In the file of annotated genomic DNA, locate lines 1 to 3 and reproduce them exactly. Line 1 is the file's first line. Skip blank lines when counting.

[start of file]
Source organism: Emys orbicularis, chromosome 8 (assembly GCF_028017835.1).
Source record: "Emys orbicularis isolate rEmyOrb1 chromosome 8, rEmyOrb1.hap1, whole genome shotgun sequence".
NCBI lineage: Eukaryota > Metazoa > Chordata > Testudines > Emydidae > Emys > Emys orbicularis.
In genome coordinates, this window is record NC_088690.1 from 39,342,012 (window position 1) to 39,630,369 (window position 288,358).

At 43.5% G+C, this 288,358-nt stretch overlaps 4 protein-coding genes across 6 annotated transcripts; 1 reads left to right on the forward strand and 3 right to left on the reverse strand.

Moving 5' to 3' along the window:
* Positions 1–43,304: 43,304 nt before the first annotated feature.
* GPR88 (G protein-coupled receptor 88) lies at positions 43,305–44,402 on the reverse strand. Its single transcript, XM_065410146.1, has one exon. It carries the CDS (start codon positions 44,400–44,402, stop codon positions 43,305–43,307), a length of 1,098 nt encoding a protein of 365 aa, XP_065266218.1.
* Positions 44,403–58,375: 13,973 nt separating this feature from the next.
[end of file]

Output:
Source organism: Emys orbicularis, chromosome 8 (assembly GCF_028017835.1).
Source record: "Emys orbicularis isolate rEmyOrb1 chromosome 8, rEmyOrb1.hap1, whole genome shotgun sequence".
NCBI lineage: Eukaryota > Metazoa > Chordata > Testudines > Emydidae > Emys > Emys orbicularis.